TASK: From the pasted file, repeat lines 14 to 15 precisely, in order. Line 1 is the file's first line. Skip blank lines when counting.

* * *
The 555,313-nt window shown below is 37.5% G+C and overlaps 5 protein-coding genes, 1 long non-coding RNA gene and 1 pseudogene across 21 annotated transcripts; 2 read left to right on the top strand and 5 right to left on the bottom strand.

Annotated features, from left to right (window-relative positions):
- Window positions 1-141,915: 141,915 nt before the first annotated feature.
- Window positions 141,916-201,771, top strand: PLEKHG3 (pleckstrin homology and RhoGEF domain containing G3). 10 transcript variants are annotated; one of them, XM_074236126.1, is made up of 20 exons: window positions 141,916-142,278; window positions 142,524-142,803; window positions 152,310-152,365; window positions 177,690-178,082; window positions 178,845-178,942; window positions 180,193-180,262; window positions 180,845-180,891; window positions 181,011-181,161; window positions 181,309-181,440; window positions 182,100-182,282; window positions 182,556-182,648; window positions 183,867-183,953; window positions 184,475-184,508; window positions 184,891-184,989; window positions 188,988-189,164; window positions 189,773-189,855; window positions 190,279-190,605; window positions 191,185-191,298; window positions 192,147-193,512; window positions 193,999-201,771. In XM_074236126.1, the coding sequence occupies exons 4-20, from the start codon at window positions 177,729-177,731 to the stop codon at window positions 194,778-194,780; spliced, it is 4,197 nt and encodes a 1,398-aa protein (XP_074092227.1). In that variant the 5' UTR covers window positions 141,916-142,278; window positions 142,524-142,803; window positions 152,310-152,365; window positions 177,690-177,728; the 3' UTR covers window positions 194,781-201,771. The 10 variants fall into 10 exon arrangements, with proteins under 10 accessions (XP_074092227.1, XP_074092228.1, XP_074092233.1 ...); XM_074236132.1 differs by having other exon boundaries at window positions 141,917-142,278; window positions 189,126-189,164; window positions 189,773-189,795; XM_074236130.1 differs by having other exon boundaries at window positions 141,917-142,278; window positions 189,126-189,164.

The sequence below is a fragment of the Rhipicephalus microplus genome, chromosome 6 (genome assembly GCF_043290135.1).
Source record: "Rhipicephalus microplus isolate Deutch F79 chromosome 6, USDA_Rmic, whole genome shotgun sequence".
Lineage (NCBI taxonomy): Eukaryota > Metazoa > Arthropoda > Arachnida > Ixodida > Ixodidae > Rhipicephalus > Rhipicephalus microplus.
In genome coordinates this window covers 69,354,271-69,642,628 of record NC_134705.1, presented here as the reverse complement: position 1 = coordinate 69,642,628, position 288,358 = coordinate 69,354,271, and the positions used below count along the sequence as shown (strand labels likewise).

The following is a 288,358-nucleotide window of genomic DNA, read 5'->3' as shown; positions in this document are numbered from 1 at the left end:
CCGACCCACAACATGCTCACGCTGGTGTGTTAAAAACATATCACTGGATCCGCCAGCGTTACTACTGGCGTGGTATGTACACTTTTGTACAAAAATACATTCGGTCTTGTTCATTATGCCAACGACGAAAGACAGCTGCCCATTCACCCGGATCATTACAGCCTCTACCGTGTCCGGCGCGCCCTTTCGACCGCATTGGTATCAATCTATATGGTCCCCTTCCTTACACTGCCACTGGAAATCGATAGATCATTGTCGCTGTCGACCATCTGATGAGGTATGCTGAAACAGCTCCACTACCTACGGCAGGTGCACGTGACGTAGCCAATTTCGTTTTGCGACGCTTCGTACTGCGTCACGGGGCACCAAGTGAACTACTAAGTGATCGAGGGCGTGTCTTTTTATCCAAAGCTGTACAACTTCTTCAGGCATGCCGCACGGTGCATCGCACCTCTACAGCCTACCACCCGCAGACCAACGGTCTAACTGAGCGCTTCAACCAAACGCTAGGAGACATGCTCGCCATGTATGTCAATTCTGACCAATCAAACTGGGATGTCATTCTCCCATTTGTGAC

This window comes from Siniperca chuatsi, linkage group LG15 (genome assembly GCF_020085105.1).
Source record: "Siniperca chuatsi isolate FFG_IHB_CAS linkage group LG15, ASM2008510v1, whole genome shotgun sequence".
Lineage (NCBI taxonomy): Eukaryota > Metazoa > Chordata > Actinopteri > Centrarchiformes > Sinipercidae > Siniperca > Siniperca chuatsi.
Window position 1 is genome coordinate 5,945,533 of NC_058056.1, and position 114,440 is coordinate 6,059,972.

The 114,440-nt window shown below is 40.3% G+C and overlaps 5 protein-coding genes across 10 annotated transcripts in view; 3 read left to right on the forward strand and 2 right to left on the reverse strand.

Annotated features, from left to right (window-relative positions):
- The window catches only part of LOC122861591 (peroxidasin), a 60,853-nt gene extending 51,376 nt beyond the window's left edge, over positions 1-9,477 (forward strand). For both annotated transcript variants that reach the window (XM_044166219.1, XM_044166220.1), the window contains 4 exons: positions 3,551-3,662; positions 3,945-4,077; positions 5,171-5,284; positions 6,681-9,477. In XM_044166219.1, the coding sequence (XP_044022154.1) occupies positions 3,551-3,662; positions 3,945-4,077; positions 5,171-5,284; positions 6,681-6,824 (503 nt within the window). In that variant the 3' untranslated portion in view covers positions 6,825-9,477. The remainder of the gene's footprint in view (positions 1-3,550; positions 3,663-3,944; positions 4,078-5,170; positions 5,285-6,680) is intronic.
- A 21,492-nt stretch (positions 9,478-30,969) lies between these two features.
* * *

Window position 1 is genome coordinate 5,945,533 of NC_058056.1, and position 114,440 is coordinate 6,059,972.

The 114,440-nt window shown below is 40.3% G+C and overlaps 5 protein-coding genes across 10 annotated transcripts in view; 3 read left to right on the forward strand and 2 right to left on the reverse strand.